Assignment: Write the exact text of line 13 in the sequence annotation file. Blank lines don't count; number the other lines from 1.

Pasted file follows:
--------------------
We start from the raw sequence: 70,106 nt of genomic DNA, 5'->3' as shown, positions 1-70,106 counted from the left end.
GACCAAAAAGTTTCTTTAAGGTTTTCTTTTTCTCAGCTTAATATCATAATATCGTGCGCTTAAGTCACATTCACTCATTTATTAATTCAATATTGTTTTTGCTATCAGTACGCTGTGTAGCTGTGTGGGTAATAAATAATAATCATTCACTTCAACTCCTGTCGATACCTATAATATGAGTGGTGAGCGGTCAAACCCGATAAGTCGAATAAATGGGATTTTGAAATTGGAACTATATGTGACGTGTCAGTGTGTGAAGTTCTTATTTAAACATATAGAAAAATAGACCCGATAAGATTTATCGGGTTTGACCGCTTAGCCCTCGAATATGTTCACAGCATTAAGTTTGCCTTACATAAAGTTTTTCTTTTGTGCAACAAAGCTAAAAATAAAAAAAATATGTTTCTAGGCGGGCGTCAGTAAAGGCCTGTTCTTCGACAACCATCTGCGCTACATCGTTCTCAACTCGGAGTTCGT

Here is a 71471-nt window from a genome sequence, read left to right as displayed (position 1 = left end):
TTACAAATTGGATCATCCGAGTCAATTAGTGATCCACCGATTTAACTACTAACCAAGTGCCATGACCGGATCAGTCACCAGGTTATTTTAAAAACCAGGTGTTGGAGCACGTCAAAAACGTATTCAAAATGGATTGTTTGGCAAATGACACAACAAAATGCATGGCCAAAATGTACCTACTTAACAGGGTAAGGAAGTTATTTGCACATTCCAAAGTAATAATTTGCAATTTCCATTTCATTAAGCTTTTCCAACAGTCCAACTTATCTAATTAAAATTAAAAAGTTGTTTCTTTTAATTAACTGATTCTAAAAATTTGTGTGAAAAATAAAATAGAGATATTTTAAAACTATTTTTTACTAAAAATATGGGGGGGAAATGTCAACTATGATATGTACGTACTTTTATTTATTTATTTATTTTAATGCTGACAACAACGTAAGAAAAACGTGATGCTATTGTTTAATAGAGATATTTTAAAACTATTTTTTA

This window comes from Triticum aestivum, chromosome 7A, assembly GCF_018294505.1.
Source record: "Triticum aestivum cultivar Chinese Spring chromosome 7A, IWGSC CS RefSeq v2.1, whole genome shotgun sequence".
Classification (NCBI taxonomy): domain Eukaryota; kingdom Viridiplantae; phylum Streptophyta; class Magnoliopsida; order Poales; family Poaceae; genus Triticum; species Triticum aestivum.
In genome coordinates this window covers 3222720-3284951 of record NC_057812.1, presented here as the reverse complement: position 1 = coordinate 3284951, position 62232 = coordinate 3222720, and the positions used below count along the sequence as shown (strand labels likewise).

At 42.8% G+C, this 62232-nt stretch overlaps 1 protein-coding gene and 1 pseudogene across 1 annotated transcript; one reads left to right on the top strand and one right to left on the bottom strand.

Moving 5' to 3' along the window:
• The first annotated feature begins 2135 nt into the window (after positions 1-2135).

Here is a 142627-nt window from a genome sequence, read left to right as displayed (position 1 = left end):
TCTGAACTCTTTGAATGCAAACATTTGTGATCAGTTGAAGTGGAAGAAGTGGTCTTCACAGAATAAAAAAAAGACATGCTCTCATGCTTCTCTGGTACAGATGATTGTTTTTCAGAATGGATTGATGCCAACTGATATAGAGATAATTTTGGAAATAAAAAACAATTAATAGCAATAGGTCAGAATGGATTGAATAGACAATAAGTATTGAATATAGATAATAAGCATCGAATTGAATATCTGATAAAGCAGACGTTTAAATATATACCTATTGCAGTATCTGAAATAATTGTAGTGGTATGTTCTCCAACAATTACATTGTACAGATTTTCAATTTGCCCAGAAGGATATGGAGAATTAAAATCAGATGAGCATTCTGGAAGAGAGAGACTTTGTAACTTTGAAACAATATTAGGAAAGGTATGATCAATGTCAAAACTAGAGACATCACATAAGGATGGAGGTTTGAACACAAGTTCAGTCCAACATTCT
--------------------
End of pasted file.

TCTGAACTCTTTGAATGCAAACATTTGTGATCAGTTGAAGTGGAAGAAGTGGTCTTCACAGAATAAAAAAAAGACATGCTCTCATGCTTCTCTGGTACAGATGATTGTTTTTCAGAATGGATTGATGCCAACTGATATAGAGATAATTTTGGAAATAAAAAACAATTAATAGCAATAGGTCAGAATGGATTGAATAGACAATAAGTATTGAATATAGATAATAAGCATCGAATTGAATATCTGATAAAGCAGACGTTTAAATATATACCTATTGCAGTATCTGAAATAATTGTAGTGGTATGTTCTCCAACAATTACATTGTACAGATTTTCAATTTGCCCAGAAGGATATGGAGAATTAAAATCAGATGAGCATTCTGGAAGAGAGAGACTTTGTAACTTTGAAACAATATTAGGAAAGGTATGATCAATGTCAAAACTAGAGACATCACATAAGGATGGAGGTTTGAACACAAGTTCAGTCCAACATTCT